10. Mounting Brackets, Clips, and Screws

Mounting brackets and screws are used for installing and securing water filters and water filter housings. Mounting clips can be used to clip on certain filter or membrane housings.

11. O-rings 

O-rings are a must to seal water housing caps and prevent leaks. Use an O-ring installation and extraction tool to make this job easier.

12. Valves

Depending on the use, valves direct, regulate, or shut off water flow, serving as an essential water treatment equipment tool.

  • Flow restrictor valves restrict the flow of rejected water, so the reverse osmosis membrane remains pressurized. They are sized according to membrane output.

  • Pressure regulators reduce incoming water pressure. The ideal water pressure for home reverse osmosis systems is 60 psi (pounds per square inch).

  • Automatic shut-off valves are essential in reverse osmosis systems to shut down the flow of water when the tank is full, and back on again when tank level drops.

  • Drain saddle valves allow water to drain from a reverse osmosis system.

  • Backflow prevention devices prevent sewage from backing up into the water supply. Check valves are one-way valves used in reverse osmosis systems so water doesn’t flow back into the membrane.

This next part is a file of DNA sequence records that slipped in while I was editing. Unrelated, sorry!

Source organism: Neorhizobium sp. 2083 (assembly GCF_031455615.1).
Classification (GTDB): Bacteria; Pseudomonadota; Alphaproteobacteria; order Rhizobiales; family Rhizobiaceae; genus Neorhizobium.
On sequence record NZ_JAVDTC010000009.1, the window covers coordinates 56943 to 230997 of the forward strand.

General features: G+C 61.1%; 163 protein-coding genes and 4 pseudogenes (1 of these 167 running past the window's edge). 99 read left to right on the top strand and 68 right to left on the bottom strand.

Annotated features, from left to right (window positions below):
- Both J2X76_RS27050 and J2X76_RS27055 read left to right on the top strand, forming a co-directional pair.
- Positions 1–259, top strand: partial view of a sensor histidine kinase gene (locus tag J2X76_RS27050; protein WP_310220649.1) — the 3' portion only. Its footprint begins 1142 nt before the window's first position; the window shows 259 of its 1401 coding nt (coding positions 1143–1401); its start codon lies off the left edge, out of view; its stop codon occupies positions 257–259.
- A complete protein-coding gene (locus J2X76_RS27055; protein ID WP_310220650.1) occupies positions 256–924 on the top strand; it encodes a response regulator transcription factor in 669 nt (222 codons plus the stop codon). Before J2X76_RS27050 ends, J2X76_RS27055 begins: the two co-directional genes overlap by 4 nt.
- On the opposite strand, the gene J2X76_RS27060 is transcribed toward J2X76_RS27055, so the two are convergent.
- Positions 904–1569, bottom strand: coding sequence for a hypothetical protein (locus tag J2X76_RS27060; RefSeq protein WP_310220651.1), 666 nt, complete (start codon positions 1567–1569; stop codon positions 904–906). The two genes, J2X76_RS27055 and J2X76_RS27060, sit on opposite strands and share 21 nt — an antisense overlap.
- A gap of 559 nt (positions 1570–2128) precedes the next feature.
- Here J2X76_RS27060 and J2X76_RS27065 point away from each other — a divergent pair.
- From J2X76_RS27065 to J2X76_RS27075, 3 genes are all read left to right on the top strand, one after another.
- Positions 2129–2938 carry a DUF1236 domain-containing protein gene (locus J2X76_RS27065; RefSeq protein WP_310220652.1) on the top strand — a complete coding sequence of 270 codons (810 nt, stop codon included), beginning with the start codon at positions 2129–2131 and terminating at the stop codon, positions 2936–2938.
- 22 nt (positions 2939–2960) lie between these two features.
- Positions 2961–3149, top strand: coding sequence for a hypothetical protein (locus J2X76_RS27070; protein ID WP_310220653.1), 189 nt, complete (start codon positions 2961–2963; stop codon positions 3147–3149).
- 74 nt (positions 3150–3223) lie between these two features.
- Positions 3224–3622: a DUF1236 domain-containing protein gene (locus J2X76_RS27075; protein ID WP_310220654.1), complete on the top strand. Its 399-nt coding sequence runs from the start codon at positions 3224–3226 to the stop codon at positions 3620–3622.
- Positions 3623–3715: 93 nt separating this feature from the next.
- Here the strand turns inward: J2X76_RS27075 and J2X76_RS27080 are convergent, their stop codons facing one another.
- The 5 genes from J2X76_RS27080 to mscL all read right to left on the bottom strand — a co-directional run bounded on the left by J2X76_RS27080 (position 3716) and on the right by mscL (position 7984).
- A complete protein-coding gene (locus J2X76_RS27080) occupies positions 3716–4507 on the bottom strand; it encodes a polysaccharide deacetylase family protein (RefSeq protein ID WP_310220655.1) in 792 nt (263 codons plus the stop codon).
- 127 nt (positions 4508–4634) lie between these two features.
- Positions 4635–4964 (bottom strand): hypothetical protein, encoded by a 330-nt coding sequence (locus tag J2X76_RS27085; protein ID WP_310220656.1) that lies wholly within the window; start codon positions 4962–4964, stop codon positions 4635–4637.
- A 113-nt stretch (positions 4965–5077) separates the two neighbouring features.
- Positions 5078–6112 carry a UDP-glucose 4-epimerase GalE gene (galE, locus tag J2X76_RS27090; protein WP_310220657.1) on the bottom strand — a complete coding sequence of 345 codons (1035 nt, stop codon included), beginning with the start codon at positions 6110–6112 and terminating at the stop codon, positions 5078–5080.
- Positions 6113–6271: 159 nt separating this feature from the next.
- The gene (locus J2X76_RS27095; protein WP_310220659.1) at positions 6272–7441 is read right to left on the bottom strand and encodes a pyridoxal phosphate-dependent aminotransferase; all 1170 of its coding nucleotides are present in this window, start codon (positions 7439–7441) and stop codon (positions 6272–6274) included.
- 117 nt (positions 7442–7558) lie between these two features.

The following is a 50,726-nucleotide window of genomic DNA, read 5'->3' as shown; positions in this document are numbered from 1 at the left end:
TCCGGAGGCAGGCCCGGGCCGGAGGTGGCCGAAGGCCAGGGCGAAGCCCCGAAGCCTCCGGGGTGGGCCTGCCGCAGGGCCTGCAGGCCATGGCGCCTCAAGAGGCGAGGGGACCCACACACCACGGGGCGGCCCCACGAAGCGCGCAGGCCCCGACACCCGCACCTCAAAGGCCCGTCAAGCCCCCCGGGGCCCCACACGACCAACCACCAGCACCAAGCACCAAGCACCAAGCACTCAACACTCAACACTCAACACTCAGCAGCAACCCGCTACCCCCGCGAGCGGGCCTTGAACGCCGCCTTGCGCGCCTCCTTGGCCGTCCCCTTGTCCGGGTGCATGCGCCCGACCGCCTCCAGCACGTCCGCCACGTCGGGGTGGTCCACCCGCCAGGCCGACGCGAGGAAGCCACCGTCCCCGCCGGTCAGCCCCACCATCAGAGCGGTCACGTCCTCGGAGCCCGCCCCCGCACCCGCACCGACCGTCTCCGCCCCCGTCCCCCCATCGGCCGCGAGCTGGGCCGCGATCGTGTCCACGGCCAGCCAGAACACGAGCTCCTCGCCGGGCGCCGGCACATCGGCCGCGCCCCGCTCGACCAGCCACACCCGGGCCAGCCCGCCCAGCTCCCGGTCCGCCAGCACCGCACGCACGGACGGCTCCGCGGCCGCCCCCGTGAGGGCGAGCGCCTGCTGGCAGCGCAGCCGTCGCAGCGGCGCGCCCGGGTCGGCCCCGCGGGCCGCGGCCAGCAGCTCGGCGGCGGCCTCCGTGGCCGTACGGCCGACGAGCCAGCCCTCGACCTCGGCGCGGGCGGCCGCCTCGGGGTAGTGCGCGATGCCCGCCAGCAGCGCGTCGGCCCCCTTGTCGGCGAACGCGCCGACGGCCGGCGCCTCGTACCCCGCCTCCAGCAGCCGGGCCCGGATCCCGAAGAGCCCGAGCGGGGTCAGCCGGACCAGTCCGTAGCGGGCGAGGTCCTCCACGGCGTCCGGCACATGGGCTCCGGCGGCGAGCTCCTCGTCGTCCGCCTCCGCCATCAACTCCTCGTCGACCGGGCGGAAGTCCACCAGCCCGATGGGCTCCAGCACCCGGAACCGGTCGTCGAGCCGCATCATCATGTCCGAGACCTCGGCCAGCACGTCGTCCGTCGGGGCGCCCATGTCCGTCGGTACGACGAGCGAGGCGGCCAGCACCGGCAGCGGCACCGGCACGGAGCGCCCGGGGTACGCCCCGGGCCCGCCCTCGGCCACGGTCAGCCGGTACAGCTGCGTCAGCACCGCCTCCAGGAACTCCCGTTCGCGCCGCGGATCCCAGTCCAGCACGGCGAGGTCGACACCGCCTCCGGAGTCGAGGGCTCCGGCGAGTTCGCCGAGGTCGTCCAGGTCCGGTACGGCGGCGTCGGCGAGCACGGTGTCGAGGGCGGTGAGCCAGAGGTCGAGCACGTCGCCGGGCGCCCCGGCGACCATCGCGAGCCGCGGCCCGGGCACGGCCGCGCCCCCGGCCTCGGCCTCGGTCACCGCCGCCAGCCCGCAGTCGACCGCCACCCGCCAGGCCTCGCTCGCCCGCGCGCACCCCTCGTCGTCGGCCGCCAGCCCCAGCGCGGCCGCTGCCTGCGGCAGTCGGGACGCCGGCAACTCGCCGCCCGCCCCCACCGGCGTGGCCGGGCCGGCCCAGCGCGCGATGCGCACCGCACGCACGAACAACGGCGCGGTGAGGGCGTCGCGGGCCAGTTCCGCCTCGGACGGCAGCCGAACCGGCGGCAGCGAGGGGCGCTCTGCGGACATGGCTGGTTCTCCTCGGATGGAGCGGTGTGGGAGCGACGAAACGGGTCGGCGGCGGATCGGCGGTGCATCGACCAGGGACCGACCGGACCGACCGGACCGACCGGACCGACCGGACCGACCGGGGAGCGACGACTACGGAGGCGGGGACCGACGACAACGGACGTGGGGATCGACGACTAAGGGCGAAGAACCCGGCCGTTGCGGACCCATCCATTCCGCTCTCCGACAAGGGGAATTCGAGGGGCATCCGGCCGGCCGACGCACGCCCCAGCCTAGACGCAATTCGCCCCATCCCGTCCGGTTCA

13. Pipes/Tubing

Pipes and tubing are plumbing necessities and connect the water purification system to faucets, tanks and drains. Depending on the home’s plumbing, you could be working with copper, steel, PVC, CPVC or PEX plumbing.

14. Faucets

Reverse osmosis systems need a dedicated drinking water faucet for the purified water. Faucets for these systems can be either air-gap or non-air gap faucets. An air-gap faucet is designed with a gap that functions as backflow prevention.

Water Treatment Business Software

15. ServiceTitan Software

Keep your business running efficiently with ServiceTitan water treatment software that allows you to schedule and dispatch with ease. Mobile estimating and invoicing streamlines, so your techs can work from the field but still be connected to the office. Additional tools such as Marketing Pro, Phones Pro and Pricebook Pro help water treatment equipment companies boost revenue and grow.

For more helpful guides, check out our best plumbing tools, HVAC tools and electrician tools

ServiceTitan is a comprehensive water treatment business software solution built specifically to help service companies streamline their operations, boost revenue, and achieve growth. Our award-winning, cloud-based platform is trusted by more than 100,000+ contractors across the country.